The Power of Simplicity: A Review of So Brave, Young, and Handsome by Leif Enger

I’m going to be completely honest here. I haven’t read many Westerns. In fact, I count, including this book, a total of two that I’ve read. This isn’t because I have anything against them, rather, I’ve very much enjoyed the ones that I have read. The only reason my count is so low, is because I’ve never found too many to read.

The point being, I read So Brave, Young, and Handsome as just another story, not necessarily as a Western.

The story follows a struggling writer named Monte Beckett. His first book was a runaway bestseller, prompting him to quit his job and turn entirely to writing (every aspiring writer’s dream). That was seven years before the story opens. When it does, we see him yet to publish another book, always unable to get very far into any attempted project. When he meets a man named Glendon who has his heart set on returning to New Mexico to see his former wife one last time, Monte can’t resist joining him.

The author of So Brave, Young, and Handsome, Leif Enger, had written a single book before this one. That book, Peace Like a River, was a bit of a mixed bag for me. While I enjoyed it, I felt it took too long to get where it was going, and dipped a bit into sentimentality near the end. Funny thing was, everyone liked Peace Like a River, while So Brave, Young, and Handsome got mixed reviews. I personally prefer the latter. Here’s why.

To begin, the story got moving far faster than did Peace Like a River. Because it started so fast, I was a little worried it would slow down around the middle. To my surprise, it kept up the pace for most of the book, while maintaining strong characters at the heart of it. Speaking of which, the characters were exceptionally well-drawn.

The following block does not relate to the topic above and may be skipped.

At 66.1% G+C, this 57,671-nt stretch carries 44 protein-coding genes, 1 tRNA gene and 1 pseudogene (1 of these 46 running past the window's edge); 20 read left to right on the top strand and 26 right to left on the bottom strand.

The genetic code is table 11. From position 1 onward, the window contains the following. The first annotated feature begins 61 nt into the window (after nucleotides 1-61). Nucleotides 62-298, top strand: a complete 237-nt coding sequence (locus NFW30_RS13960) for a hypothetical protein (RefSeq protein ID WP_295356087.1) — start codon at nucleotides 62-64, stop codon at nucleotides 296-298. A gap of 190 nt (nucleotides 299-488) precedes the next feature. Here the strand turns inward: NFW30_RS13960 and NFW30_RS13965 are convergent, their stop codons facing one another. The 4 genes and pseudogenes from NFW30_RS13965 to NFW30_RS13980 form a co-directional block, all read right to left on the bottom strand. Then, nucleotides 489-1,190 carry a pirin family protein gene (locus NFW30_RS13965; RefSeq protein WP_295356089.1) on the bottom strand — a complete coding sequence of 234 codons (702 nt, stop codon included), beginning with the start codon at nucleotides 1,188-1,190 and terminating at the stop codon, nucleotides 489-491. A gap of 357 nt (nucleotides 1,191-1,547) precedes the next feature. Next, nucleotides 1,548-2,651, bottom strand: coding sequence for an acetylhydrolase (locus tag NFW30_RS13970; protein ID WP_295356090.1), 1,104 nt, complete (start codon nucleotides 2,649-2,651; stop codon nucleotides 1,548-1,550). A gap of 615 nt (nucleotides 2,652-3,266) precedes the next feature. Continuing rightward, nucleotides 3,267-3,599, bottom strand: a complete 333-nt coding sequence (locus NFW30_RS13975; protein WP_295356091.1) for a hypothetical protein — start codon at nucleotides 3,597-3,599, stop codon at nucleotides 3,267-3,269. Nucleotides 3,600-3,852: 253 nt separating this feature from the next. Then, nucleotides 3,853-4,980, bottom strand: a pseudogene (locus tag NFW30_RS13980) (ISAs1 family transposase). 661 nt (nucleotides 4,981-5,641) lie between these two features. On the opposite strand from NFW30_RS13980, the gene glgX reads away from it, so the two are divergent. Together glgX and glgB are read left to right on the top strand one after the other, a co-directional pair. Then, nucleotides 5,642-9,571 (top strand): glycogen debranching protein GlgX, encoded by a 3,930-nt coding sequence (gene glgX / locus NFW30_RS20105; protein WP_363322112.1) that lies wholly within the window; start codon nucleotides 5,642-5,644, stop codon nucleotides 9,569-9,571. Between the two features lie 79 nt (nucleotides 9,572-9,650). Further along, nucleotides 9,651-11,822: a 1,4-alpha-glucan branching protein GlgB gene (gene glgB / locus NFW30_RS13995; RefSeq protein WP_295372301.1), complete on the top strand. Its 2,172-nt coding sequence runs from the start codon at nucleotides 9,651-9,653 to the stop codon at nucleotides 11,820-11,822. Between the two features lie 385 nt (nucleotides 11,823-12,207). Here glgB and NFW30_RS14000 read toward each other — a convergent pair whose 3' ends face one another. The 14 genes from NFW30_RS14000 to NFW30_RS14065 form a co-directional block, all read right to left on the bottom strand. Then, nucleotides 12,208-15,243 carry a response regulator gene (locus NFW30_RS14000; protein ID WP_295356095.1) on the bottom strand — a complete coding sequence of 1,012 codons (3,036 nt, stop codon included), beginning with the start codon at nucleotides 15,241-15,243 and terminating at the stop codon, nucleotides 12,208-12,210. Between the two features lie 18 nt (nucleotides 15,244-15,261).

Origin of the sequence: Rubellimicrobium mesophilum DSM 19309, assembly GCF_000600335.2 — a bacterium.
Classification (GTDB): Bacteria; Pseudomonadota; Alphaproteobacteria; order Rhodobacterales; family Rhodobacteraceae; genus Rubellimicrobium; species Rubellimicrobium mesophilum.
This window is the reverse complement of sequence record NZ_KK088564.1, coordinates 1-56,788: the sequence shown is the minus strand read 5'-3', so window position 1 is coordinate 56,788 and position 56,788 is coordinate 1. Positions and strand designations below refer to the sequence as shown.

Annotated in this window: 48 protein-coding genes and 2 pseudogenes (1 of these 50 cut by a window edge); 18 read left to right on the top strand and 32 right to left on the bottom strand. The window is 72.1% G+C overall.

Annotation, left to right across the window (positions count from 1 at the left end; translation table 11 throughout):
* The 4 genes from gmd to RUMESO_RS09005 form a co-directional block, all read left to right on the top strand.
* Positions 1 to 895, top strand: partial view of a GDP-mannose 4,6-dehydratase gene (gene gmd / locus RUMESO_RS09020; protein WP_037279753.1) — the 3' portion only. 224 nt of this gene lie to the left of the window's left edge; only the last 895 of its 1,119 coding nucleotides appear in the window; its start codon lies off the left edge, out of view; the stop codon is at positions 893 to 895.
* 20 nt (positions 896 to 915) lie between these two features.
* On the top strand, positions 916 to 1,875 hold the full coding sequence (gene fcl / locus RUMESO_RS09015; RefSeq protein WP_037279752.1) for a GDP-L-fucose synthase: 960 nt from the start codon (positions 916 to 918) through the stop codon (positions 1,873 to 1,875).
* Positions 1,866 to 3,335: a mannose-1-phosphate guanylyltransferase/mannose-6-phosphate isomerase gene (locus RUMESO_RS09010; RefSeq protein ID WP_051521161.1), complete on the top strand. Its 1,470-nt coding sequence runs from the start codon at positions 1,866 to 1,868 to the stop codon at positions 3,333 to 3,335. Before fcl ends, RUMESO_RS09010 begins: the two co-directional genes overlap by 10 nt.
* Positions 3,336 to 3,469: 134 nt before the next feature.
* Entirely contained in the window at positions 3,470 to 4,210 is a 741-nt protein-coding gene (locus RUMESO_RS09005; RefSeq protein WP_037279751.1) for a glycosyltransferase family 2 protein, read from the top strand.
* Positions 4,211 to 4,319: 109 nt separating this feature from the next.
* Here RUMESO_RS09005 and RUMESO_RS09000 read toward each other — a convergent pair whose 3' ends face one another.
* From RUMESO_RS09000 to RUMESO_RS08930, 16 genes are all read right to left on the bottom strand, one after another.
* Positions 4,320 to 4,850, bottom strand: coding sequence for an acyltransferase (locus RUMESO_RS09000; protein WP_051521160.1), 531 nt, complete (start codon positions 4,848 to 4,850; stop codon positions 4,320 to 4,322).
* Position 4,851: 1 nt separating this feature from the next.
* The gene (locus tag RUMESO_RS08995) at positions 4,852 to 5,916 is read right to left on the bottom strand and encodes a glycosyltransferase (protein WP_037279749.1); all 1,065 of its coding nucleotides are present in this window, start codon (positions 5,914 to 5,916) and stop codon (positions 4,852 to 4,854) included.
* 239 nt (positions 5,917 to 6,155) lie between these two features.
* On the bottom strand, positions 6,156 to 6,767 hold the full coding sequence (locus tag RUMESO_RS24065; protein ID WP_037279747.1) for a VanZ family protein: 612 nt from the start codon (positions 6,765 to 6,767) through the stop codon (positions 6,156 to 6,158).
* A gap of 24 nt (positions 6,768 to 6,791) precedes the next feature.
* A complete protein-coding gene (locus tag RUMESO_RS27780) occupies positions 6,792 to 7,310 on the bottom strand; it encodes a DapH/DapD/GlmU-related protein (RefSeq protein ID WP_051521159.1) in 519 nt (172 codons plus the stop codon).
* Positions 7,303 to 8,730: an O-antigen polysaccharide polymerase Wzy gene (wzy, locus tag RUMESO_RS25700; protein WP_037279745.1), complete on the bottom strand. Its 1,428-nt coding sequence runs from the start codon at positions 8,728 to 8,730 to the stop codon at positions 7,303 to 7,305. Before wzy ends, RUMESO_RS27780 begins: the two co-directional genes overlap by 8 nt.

Never once did any of them go “over the top.” Meaning, the story never painted anything as black and white, including the characters. They all do good things, they all do bad things. Instead of stereotypical–and slightly easier to write–heroes and villains, we have legitimately flawed characters, all of which we sympathize with in some way or another.

But perhaps the aspect of this book that made me love it so much was the simplicity. It wasn’t simplistic, but it was simple. The entire book was understated, which made the moments where emotions ran high far more believable than if the entire book was written that way. In fact, the most emotional part of the book was simply the main character leaving another, wounded character (arguably the “bad guy,” though as I previously said it’s hard to define anyone that way).

In that scene where Monte Beckett leaves, there’s no long discussion. No speech. No overt emotion. Monte just leaves. And somehow, the way that was written, the subtlety with which the emotion was portrayed, affected me far more than many things I’ve read as of late.

So yes, this book is understated and simple. On occasion, this hurts it, especially near the end. At the end there is a section of about fifty pages that while significant, could have easily been cut back to thirty or twenty-five, without any real loss.

The climax might disappoint some because of how understated it is. For me, I thought it was perfect. Maybe you won’t, but I’d urge you to give this book a try anyway. I highly recommend it.

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